Social media has revolutionized information sharing. Not only does it allow us to stay connected with both long-lost friends and random high-school acquaintances you spoke to that one time, but it also allows for us to share what’s going on in our lives with the rest of the world. Those who are regularly on social networks probably have at least one friend who seems to share just a little bit too much of their personal life, and that could be a huge problem, particularly if you’re going through a legal matter, such as a personal injury claim. Even if you’re normally guarded about what you post online, you may be shocked how even a seemingly-innocuous post could wind up coming back to harm your injury claim.
WHAT YOU POST IS PUBLIC INFORMATION
When you are injured in an accident and file an injury claim, the legal professional who is hired to defend the party you are attempting to hold responsible wants to make sure you’re being honest about your claim. Is your hand really broken or crippled? Are you really unable to walk?
You’ve probably seen movies where shifty private investigators follow their target around in the shadows and keep an eye on them while taking notes and pictures. Well, this actually isn’t too far off from the truth, and in the digital age, these investigations have become even easier since people sometimes provide all of the evidence the defense needs to win their argument.
One thing we find most people don’t realize is that anything and everything they post on social media is public information. Even if you have your privacy settings locked down tight, anything and everything you place online goes into a sphere where it could potentially be accessed by anybody else on that social network. If you think you have full control over who’s viewing those posts, you’ll probably find out the hard way that you’re wrong. Odds are the defense in your case not only has access to your posts and has thoroughly scanned them, but is keeping a very close eye on what you post as well as what your closest acquaintances post as well. If a picture of you going bowling mere days after filing an injury claim for a severely injured arm suddenly appears, the defense will likely enter this picture as evidence and attempt to have your case dismissed.
Conversely, sometimes posts are not intended to be malicious, but their content can be twisted and misconstrued to support the defense’s arguments and put an end to your claim. Say you are injured, are forced to resign from your job because of it, and begin to suffer from serious depression. You and your attorney both decide to seek damages for your lost wages, medical bills, and emotional distress. Well, the defense will often go straight to your social media and look for any evidence they can use against you. If your profiles are covered with posts that show you smiling with your kids and talking about how blessed you are in your life, the defense will likely enter this as evidence to argue your mental state is fine, which weakens your case. Even if these posts are simply to hide what’s actually going on in your personal life and put up a brave face in this extremely tumultuous period, your defense will likely argue the contrary and it’ll be hard to show otherwise.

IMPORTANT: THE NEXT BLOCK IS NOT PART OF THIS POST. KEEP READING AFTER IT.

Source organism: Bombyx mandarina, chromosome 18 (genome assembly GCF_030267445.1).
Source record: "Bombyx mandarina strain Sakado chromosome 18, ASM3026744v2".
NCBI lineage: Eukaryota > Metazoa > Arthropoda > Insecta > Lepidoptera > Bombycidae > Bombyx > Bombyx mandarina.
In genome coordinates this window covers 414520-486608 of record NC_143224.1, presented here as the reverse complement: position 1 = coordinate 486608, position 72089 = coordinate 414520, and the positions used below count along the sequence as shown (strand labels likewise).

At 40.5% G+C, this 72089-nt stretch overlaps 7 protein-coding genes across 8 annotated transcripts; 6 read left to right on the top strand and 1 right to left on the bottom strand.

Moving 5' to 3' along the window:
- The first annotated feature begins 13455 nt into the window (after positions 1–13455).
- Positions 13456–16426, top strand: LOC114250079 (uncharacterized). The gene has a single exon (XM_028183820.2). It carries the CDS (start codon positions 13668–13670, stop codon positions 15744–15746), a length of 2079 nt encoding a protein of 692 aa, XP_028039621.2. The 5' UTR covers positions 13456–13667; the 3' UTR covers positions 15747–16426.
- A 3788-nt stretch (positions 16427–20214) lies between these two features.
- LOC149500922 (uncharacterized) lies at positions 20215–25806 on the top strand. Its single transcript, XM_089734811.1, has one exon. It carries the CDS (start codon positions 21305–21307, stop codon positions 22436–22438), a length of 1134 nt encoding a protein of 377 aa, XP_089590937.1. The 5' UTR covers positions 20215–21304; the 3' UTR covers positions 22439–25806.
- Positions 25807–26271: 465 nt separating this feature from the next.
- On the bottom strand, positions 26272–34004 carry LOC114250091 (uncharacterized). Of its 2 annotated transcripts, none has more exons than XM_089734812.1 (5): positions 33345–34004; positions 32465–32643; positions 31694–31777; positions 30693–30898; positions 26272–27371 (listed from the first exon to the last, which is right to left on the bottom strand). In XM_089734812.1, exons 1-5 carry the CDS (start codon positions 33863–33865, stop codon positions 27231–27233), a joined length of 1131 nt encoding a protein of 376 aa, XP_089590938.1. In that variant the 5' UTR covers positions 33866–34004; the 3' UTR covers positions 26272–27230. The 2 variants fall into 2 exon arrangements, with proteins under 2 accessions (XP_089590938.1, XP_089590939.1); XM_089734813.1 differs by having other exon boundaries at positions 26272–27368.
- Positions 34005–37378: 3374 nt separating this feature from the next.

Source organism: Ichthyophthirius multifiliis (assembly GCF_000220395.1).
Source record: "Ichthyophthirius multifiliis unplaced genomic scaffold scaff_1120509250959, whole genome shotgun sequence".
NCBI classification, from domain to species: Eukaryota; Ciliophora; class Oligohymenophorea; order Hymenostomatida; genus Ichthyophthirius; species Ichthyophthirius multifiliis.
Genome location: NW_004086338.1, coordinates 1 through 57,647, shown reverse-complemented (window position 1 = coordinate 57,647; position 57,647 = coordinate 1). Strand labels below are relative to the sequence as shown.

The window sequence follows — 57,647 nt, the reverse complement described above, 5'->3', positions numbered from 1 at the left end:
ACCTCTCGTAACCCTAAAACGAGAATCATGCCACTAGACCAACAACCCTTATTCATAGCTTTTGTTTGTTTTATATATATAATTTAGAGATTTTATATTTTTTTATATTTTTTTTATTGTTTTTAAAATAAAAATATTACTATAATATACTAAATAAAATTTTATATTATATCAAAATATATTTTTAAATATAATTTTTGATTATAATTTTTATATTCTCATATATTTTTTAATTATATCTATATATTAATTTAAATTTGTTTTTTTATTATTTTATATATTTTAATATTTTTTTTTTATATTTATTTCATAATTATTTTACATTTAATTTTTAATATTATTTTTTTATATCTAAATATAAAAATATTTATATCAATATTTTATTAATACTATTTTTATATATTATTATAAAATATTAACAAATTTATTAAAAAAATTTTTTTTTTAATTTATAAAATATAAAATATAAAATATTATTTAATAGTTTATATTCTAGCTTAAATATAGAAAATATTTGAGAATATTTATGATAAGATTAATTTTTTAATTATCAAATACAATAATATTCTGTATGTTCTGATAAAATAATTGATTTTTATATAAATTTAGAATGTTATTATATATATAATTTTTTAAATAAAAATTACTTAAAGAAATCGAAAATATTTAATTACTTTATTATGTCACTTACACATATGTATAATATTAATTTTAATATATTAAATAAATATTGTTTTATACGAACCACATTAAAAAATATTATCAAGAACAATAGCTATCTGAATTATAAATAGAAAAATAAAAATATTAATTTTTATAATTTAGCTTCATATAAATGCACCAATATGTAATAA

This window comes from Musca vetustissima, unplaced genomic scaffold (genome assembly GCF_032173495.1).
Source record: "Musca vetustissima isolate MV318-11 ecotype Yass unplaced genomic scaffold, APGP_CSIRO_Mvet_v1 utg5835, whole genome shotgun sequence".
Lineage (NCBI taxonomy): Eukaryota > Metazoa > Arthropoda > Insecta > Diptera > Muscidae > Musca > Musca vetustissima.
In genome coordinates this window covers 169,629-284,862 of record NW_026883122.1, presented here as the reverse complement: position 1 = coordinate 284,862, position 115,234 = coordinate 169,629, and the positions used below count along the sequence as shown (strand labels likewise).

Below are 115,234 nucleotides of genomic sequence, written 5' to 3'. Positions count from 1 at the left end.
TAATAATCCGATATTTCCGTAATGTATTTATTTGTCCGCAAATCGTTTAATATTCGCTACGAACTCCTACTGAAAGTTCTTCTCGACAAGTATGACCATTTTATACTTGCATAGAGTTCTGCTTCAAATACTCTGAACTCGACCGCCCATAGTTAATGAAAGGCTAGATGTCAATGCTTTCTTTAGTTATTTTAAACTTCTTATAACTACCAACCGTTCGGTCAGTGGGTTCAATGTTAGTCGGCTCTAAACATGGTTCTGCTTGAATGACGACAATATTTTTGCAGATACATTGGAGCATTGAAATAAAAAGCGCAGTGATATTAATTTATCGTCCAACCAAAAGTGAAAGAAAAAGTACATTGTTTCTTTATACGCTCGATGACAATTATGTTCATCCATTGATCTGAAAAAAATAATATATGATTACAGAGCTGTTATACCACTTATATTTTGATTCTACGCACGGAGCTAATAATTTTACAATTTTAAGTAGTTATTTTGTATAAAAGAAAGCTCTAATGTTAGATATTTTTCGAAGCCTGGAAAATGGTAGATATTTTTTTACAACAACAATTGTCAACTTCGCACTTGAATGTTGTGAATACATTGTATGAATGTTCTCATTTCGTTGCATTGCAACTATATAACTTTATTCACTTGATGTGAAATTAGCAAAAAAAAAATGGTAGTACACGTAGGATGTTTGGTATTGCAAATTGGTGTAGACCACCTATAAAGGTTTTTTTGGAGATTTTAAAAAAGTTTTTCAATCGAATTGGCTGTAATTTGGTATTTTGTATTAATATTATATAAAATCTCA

If you’re involved in a personal injury case, how can you protect yourself and your case in a world dominated by social media? The easiest and perhaps most obvious way is to completely deactivate your accounts and get off social media until your case has resolved. For smaller cases that take a few weeks at their longest, this probably isn’t all that difficult. However, for serious injury cases that take months or even years to come to a conclusion, this may not be as practical. This also may not be the most practical option for those who use social media as part of their careers or rely on some of its features to stay in contact with friends and family members on a daily basis.
If staying off social media isn’t an option for you, then you need to take a few extra steps. Inform your attorney about your social media accounts right from the outset and allow them to take a look through your posts. So long as you haven’t posted anything about your accident, they’ll probably tell you to leave your accounts alone and avoid posting publically as much as possible.
Finally, if you do post, one thing you should do is run everything through a test. Take what you’re about to post and think “What is the absolute worst possible way this could be twisted and used against me in my case” If you think anything in that post could in any way come back to negatively impact your case, do not hit the share button.
However, while social media is nearly always detrimental to your case, there are instances in which it could actually help you. Did you post pictures of the damage to your car immediately after your accident? If so, these pictures along with the time and date of the post could actually be used to corroborate your side of the story, especially when the other party is claiming the accident happened on a different day or that the accident was so small it couldn’t possibly have injured you to the extent that it did. Once again, your attorney will likely point this out to you during the early stages of your case, and they will likely tell you not to touch anything that could possibly be used in your favor.
For more information on how social media can impact your personal injury claim or to obtain representation from a skilled Tulsa personal injury attorney, contact Richardson Richardson Boudreaux, PLLC today at 918-492-7674 to request a consultation.